Monday, November 22, 2010

Rain in West Wyalong

When most people hear about Australia, they would probably imagined Uluru and the hot dry dessert in which most of this island covered with. This great country can be seen to be unpleasant sometime, and unfortunately it has been true for the farmers in the past 10 years of constant drought. But, our prayers had been answered in this special year as Greg’s parents farm has finally been getting lots and lots of rain, and it was so incredible to see everything becoming green again!

I remembered when my parents visited their farm for the first time in 2007. Everything was so dry that they were even having sandstorms! The dams were all dried up, and water supplies for the houses are very limited, even in the cities. This is a photo we took of the farm in 2007. Most of the ground is dry. The canola only grows in wet patches and it didn't grow very tall at all. (Greg also still has his crazy hair-do like a Dragon Ball kid back in the day... :p)

Greg’s parents live in a small town called West Wyalong which is North West of Canberra. They own 4.500 acres worth of land that they have been working on for a long time alongside Greg's uncle. After persevering 10 years of drought, they're finally experiencing the complete opposite and had a little too much rain for their crops this year, which is amazing to see! Crops can get 'too much' rain which will make them drown and die, but most of them had grown very well. Some crops that are closer to the house are growing as high and as big as they can get, like chickens on steroids, they almost look like something else other than what they are. The main crops that they’re growing on their farm are canola, wheat and barley with a little bit of lupins for stock food and chickpeas. You can imagine how exciting it is to see these crops reaching its potential growth once again after the farm had been dry for so long!

This is a photo of the canola seeds that developed from the canola flowers. They have very strong distict smell, and are mostly used to make vegetable oil.

... the wheat that's bursting like fireworks,

and the drooping barley.

Greg and I went to visit the farm one weekend and his dad let us ride with him on the windrower. I didn’t know what a windrower was when I got there. A windrower is basically a machine that is attached to the tractor. They're used to cut the dried, tall canola plants that are full of seeds and lie them on the ground so that when it has been cut down, the wind won’t blow all the canola seeds away. We basically went round and around the farm to windrowed the canola, and I've realized that the ride can get a bit bumpy and tricky to do. (No wonder farmers are great drivers!) When we were there it took Greg's dad 3 hours to do the last paddock. They had to do nonstop rounds of windrowing during the previous days so he had to swap with his brother every 12 hours so the tractor never stops.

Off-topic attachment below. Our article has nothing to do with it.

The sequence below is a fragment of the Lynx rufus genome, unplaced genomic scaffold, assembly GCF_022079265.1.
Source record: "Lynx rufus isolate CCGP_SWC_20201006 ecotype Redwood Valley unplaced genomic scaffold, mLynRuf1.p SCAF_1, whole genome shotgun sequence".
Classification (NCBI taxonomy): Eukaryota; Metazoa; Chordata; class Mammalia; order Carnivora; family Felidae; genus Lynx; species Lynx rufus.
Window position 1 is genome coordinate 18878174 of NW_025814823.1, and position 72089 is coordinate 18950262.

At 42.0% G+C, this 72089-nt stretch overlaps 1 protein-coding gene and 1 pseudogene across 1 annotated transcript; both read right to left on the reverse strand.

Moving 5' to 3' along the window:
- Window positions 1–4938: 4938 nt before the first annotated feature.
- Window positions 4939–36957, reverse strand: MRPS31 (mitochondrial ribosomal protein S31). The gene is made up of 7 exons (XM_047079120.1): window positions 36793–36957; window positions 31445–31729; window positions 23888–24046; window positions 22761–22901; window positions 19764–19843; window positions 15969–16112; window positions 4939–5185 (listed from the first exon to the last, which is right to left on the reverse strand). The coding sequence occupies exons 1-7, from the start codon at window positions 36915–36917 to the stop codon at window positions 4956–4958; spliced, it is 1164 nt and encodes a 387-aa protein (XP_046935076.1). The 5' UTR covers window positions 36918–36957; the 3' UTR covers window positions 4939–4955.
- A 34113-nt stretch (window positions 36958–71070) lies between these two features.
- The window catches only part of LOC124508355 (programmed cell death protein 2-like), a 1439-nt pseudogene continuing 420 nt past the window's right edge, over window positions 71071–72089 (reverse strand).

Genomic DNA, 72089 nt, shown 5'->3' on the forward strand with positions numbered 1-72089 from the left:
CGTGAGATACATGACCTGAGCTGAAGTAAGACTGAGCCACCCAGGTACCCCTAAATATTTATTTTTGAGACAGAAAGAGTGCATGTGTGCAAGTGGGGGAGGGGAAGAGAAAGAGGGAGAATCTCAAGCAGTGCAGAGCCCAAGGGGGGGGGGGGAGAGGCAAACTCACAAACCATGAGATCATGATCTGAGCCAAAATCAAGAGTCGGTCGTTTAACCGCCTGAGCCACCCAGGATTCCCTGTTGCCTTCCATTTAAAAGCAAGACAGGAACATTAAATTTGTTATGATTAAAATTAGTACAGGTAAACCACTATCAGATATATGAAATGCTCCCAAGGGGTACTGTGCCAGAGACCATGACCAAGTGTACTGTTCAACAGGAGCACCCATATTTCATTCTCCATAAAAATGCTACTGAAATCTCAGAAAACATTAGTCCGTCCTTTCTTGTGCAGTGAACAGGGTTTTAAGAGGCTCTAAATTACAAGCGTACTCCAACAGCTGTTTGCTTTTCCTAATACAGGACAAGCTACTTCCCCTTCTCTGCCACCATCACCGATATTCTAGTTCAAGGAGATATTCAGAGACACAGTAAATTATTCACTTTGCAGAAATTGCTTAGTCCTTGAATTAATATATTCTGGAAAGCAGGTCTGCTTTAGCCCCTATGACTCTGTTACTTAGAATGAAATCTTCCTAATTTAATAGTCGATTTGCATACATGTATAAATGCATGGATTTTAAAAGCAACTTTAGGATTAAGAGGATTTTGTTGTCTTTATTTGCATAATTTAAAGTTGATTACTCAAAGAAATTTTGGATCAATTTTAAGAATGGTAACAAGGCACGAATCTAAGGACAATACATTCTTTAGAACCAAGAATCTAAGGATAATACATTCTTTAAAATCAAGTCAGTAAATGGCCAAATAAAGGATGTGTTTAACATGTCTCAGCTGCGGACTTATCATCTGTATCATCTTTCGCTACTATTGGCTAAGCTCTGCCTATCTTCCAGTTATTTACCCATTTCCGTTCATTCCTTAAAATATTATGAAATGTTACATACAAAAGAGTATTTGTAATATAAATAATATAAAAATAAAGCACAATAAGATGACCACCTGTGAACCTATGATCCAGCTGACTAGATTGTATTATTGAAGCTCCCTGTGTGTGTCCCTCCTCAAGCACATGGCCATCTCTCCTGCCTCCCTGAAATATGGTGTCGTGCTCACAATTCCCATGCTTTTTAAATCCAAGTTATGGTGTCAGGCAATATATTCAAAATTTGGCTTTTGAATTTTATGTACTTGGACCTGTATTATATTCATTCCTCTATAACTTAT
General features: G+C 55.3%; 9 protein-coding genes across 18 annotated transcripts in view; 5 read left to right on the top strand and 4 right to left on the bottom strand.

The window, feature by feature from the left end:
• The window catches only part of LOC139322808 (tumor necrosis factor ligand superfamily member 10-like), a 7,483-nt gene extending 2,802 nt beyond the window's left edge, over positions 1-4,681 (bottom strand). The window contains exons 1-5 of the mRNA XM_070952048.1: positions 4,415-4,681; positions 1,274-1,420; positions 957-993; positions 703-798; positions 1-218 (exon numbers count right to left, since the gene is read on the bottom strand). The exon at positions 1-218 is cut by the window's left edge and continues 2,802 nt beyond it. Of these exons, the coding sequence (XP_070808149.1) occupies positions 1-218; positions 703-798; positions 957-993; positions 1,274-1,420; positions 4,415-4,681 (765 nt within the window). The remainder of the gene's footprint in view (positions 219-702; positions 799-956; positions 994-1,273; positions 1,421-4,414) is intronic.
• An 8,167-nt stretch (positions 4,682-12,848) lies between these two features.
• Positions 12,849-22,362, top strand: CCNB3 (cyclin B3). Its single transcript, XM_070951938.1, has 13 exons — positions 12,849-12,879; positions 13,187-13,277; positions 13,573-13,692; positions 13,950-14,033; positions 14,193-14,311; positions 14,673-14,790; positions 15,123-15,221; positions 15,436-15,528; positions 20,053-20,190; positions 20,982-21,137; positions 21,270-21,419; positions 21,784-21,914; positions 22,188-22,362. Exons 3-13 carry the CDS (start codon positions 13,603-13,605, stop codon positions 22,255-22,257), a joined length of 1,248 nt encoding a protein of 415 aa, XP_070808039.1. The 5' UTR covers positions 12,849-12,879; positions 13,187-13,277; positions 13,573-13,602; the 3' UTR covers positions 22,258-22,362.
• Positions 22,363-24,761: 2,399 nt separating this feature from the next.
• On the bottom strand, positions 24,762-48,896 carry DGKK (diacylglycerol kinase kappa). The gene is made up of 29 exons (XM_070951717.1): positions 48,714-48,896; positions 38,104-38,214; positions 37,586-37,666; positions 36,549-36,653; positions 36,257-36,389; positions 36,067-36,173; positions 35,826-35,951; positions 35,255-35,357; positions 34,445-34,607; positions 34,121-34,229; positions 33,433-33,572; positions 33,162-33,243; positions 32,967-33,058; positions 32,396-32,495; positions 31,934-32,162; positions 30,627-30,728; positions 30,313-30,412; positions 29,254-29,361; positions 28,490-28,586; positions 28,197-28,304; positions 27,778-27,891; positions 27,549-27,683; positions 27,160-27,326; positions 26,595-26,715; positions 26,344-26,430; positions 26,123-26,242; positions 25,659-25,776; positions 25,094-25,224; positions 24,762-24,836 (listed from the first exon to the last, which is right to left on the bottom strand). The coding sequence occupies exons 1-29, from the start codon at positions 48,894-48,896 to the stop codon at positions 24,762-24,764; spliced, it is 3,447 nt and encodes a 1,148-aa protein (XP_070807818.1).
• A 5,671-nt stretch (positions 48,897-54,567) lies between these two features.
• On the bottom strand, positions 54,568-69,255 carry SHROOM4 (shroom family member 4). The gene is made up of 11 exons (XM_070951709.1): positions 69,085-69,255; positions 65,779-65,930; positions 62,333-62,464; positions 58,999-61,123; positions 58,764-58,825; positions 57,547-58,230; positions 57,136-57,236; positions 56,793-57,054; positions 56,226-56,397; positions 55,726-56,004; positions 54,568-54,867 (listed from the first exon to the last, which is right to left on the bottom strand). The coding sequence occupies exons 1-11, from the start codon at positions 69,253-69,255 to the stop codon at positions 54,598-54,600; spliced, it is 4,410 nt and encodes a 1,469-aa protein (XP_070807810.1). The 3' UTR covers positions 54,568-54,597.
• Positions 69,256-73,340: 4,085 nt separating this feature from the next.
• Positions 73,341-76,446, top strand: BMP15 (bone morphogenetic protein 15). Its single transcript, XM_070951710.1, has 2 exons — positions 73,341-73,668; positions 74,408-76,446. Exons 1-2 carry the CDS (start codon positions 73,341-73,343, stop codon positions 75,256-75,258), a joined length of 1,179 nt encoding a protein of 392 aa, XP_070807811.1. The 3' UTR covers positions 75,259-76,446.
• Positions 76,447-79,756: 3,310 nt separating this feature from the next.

This is the windrow cutting all the crops, leaving a trail of canola behind it.

This picture shows what's left of it, the canola pile, and sticks of the 'beheaded' canola... Well, they're pretty much dead anyway. :p

I wasn't there when it happened, but Greg's mum sent me a few more pictures to put up on this blog. This is a photo of the header with the draper front picking up the windrowed canola

And this is the header filling the mother bin which is filling the truck to take to the silo (a silo is basically a huge barrell where the grain is kept) with Greg's dad and a huge smile on his face! =)

I'm so amazed by this event. A lot of farmers have given up, but Greg's parents hadn't stop praying and always had patience and hope, even for 10 years! That's like, almost half my life time! We always felt the struggle but we very seldom saw them getting too caught up about it. They always keep trying to celebrate everyday in other things knowing that there's 'bigger' things other than the farm.

Congratulations mum and dad, we love you and are sooo proud of you. You totally deserve the rain. =)


Thursday, November 11, 2010

Settling in...

I have to say that it's not that easy to just put up with this much change all at once. Being married, new house, new studio, trying to make new targets…. I thought I'll have a job by now, but so far, I haven't got any call backs. I don't know... maybe it's a good thing to just enjoy my free time.

My days as a housewife have finally arrived. I wash dishes everyday, laundry every week, I try to wake up early to make Greg his sandwiches before he leaves for work and give him his daily dose of hugs when he gets back from work. I watched more tv in these 2-3 weeks then the past 2 years of my life put together. First watching loads of actual tv, and now I’m an Avatar addict (anime Avatar, not James Cameron Avatar). I'm starting to think I can bend certain elements in my dreams... Overall, our first month of married life is great! =)